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London, Astoria 2 October 2004
Phew! What a night this was. I’ve never seen the Astoria so packed, despite the very early kickoff. With NWoBHM stalewarts Saxon on stage just after 7:30, the place was absolutely heaving (with people off all ages) and the atmosphere electric. And this band, the original Biff Byford led Saxon, really were on form. To say hotter than hell would be both clichéd yet a major understatement.
The full extended setlist gave scope for plenty to keep everyone happy. On their last visit here we got one or two songs from Killing Ground; this time we got six tracks from the brilliant new Lionheart album, with the title track opening proceedings tonight.
Both guitarists Paul Quinn and Doug Scarratt duelled immensely all night, producing solo after solo, riff after riff. Yet each Saxon song is distinct. Nothing ever merges or runs into one another, no murkiness; the sign of a great band and Saxon have continued to play brilliantly throughout the 90s and 00s.
After ‘Lionheart’ we get ‘Power And The Glory’ and ‘Motorcycle Man’ which the capacity crowd thoroughly enjoy. And what is also obvious is how much the band enjoy it. The smiles and natural energy and enthusiasm shine so bright you can’t help becoming absorbed and leaving the gig shaking with pleasure.
A few surprises in the set list, but with almost every era covered every fan was treated to quite possibly one of the gigs, no, THE gig of the year. And ‘Dogs Of War’ and ‘Unleash The Beast’ have to be the best undiscovered metal from the 90s. No question. Shame about the lack of ‘Solid Ball Of Rock’ but that’s only a minor quibble.
Biff’s long hair trails behind him as he swoops around the stage, the long leather jacket (that looks like a cloak) does too, but it comes off after four songs the place is that hot. And for your added entertainment, drummer Nigel Glockler appears for ‘747 Strangers In The Night’ and ‘And The Bands Played On’. As Biff jokes, he only appears when the band are being filmed!
Meanwhile Jorg Michael fills the drum stool nicely. Bassist Nibbs Carter is a great find and high octane performer too. This might sound blasphemous but he’s probably the best bassist Saxon ever had.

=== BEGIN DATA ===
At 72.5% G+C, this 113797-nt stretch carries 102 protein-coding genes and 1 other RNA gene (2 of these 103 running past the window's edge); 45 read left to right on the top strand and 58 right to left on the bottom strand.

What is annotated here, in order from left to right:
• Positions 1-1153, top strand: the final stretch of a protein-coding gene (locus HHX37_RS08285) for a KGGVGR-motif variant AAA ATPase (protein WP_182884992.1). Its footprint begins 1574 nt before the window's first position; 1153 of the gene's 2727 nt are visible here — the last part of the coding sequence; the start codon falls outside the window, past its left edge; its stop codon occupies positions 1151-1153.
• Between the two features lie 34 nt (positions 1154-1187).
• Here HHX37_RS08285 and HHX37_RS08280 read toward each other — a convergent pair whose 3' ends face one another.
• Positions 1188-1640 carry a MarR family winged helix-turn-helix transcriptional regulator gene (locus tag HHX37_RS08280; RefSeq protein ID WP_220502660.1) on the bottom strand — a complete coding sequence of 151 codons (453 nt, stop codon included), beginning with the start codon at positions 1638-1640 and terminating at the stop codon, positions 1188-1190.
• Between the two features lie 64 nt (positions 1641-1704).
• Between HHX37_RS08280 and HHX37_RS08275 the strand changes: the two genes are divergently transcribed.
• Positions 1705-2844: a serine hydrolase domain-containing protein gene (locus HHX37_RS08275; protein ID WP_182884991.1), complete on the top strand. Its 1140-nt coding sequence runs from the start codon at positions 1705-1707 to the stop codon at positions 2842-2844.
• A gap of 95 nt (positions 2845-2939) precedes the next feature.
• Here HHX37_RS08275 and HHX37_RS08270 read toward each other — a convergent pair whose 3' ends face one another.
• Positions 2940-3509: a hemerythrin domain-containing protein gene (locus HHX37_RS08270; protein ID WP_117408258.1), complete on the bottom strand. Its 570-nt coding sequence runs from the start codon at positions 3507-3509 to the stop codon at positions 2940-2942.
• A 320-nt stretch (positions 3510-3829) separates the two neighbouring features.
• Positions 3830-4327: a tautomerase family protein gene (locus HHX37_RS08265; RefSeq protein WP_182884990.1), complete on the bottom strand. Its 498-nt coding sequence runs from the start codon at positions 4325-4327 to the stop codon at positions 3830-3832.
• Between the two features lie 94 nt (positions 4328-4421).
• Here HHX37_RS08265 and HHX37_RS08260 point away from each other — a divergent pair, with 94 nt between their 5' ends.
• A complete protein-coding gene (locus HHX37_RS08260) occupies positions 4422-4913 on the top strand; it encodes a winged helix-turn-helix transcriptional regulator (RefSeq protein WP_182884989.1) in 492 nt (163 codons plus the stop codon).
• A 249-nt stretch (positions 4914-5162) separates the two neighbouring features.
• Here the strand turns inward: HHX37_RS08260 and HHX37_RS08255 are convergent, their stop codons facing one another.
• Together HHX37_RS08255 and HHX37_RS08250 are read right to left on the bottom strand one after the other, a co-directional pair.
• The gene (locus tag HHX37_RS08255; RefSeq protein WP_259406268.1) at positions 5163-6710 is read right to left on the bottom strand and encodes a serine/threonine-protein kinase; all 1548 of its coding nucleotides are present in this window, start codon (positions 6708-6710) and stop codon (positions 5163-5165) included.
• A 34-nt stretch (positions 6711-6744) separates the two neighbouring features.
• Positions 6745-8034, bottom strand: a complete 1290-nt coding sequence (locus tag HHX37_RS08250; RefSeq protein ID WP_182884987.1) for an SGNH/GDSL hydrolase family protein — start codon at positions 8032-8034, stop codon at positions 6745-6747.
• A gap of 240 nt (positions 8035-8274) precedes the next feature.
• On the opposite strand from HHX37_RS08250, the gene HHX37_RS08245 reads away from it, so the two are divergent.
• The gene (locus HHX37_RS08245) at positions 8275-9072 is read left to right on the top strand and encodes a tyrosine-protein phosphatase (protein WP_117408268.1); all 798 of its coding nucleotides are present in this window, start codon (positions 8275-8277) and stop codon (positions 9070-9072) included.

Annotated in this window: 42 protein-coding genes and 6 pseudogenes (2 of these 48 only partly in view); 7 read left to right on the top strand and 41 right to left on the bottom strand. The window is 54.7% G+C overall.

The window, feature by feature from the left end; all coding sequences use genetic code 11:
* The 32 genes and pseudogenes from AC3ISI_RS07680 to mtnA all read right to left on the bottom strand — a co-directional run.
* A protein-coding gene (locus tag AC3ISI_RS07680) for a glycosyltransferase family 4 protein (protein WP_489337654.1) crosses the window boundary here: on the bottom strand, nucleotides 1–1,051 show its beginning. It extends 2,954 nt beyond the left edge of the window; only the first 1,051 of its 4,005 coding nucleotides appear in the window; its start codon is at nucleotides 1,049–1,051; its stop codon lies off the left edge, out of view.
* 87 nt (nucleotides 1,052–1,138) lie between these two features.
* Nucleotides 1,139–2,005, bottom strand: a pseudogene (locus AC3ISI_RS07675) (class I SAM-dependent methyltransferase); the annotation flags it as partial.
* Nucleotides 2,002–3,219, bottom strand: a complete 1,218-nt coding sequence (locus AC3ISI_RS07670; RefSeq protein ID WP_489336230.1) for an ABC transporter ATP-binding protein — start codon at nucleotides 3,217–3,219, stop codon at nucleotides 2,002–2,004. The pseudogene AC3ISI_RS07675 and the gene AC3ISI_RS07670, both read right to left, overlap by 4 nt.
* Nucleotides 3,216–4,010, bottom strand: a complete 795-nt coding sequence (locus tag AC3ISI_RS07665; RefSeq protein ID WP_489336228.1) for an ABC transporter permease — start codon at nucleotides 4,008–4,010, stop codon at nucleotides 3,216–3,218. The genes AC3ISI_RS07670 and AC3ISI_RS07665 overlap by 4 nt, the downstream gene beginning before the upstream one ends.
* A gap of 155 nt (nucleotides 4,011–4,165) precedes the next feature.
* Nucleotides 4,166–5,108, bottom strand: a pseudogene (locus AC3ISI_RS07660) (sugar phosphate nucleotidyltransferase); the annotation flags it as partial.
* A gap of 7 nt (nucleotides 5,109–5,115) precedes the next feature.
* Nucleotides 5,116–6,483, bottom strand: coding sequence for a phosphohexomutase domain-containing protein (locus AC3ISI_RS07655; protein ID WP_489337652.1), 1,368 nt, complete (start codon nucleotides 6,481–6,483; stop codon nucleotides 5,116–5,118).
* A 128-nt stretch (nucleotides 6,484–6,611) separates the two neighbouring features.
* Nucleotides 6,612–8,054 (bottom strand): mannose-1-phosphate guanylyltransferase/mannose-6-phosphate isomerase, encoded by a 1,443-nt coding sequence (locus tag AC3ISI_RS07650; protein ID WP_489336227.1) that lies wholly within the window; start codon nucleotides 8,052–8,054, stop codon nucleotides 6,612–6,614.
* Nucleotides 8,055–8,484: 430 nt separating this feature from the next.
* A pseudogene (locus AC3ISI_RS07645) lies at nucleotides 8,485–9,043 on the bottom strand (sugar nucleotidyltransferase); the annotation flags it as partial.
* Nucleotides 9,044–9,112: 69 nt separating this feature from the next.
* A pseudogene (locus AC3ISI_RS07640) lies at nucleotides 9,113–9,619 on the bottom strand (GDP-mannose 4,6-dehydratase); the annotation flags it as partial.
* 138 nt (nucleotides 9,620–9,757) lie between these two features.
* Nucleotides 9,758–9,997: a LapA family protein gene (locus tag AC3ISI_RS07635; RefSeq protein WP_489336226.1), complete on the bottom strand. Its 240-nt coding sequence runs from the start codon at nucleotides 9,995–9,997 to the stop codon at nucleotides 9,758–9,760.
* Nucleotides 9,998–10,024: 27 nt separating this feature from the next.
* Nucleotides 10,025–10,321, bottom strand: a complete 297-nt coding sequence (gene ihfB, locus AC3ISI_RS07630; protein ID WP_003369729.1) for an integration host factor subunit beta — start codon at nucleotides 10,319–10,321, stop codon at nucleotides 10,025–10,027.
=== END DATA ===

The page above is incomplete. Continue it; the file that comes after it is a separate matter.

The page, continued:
‘Broken Heroes’ adds a nice touch, from the vastly underrated Innocence album, and ‘Heavy Metal Thunder’ is introduced as a slow song you can relax to. Yeah right!
Amongst the banter several banners are thrown onstage by the crowd, which Byford takes time to open up and hold to the crowd, with some being hung on the drumkit. The ‘England’ George Cross he promised to take to Cardiff and Glasgow, to much laughter.
Another spotlight was Biff pointing out his wife and kids, which the entire audience waved and cheered too.
The only distraction of the night was the guitar solo, but ‘Wheels Of Steel’ was a great encore, with the usual crowd chanting, and ‘Princess Of The Night’ rounded proceedings off perfectly. Like the whole set, it was tighter than Kylie’s hotpants with a perfect sound and very loud. And they played for well over 2 hours. Now THAT’s value for money.
Power And The Glory
Beyond The Grave
Flying On The Edge
The Eagle Has Landed
Searching For Atlantis
747 (Strangers In The Night)
And The Bands Played On
Man And Machine
To Live By The Sword / Unleash The Beast (medley)
acoustic intro / 20,000 Feet
Strong Arm Of The Law
Heavy Metal Thunder
Dogs Of War
Encore:- guitar solo (Doug Scarratt)
Wheels Of Steel
Princess Of The Night
Review: Joe Geesin